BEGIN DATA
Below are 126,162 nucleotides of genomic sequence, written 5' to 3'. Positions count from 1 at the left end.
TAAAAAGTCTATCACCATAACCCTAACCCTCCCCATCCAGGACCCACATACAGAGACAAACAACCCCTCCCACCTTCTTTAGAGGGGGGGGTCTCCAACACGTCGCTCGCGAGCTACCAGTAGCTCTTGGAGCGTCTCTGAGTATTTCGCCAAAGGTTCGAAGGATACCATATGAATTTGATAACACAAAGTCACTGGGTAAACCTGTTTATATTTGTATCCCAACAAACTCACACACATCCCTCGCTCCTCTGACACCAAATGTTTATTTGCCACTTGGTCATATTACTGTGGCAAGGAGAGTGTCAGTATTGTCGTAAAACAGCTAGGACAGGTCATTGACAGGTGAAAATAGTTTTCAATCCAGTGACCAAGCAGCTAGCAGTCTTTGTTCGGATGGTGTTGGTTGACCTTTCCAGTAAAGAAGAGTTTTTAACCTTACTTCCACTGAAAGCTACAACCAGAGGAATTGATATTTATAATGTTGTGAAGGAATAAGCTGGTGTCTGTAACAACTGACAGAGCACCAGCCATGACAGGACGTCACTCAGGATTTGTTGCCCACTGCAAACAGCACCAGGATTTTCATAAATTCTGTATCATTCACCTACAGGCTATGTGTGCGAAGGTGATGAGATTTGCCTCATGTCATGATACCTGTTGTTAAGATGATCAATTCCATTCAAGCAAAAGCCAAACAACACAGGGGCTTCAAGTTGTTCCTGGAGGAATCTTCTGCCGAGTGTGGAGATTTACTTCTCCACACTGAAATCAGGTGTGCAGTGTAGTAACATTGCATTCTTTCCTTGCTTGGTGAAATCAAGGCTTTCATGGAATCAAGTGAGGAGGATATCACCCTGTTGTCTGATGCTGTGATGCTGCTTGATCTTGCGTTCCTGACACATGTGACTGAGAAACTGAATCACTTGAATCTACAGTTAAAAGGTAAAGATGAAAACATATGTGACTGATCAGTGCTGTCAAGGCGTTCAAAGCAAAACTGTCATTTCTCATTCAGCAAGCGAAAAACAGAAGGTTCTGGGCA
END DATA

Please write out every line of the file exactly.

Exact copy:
Below are 126,162 nucleotides of genomic sequence, written 5' to 3'. Positions count from 1 at the left end.
TAAAAAGTCTATCACCATAACCCTAACCCTCCCCATCCAGGACCCACATACAGAGACAAACAACCCCTCCCACCTTCTTTAGAGGGGGGGGTCTCCAACACGTCGCTCGCGAGCTACCAGTAGCTCTTGGAGCGTCTCTGAGTATTTCGCCAAAGGTTCGAAGGATACCATATGAATTTGATAACACAAAGTCACTGGGTAAACCTGTTTATATTTGTATCCCAACAAACTCACACACATCCCTCGCTCCTCTGACACCAAATGTTTATTTGCCACTTGGTCATATTACTGTGGCAAGGAGAGTGTCAGTATTGTCGTAAAACAGCTAGGACAGGTCATTGACAGGTGAAAATAGTTTTCAATCCAGTGACCAAGCAGCTAGCAGTCTTTGTTCGGATGGTGTTGGTTGACCTTTCCAGTAAAGAAGAGTTTTTAACCTTACTTCCACTGAAAGCTACAACCAGAGGAATTGATATTTATAATGTTGTGAAGGAATAAGCTGGTGTCTGTAACAACTGACAGAGCACCAGCCATGACAGGACGTCACTCAGGATTTGTTGCCCACTGCAAACAGCACCAGGATTTTCATAAATTCTGTATCATTCACCTACAGGCTATGTGTGCGAAGGTGATGAGATTTGCCTCATGTCATGATACCTGTTGTTAAGATGATCAATTCCATTCAAGCAAAAGCCAAACAACACAGGGGCTTCAAGTTGTTCCTGGAGGAATCTTCTGCCGAGTGTGGAGATTTACTTCTCCACACTGAAATCAGGTGTGCAGTGTAGTAACATTGCATTCTTTCCTTGCTTGGTGAAATCAAGGCTTTCATGGAATCAAGTGAGGAGGATATCACCCTGTTGTCTGATGCTGTGATGCTGCTTGATCTTGCGTTCCTGACACATGTGACTGAGAAACTGAATCACTTGAATCTACAGTTAAAAGGTAAAGATGAAAACATATGTGACTGATCAGTGCTGTCAAGGCGTTCAAAGCAAAACTGTCATTTCTCATTCAGCAAGCGAAAAACAGAAGGTTCTGGGCA